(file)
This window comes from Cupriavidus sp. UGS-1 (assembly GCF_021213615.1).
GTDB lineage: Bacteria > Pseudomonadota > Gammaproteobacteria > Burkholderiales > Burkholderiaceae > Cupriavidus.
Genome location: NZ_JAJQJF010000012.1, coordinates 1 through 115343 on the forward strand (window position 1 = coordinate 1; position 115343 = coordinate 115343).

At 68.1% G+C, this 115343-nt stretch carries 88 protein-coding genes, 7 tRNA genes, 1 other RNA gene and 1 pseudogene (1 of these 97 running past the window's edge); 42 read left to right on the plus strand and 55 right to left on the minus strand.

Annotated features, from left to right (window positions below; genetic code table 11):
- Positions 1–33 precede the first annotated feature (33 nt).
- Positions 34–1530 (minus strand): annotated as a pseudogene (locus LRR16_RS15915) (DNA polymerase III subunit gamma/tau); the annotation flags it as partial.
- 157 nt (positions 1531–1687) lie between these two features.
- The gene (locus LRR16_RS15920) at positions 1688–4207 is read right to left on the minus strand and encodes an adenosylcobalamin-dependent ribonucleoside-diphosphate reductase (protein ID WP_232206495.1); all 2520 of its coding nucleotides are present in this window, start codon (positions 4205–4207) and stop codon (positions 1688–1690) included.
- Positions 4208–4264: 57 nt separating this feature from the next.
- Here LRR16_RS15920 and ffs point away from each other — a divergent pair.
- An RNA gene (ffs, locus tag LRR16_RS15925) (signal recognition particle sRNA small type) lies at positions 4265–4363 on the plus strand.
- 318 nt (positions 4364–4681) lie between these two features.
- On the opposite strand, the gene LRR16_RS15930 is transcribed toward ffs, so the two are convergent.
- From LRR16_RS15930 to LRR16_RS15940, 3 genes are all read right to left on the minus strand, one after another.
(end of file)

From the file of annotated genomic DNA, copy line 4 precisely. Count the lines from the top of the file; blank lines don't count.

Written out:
At 68.1% G+C, this 115343-nt stretch carries 88 protein-coding genes, 7 tRNA genes, 1 other RNA gene and 1 pseudogene (1 of these 97 running past the window's edge); 42 read left to right on the plus strand and 55 right to left on the minus strand.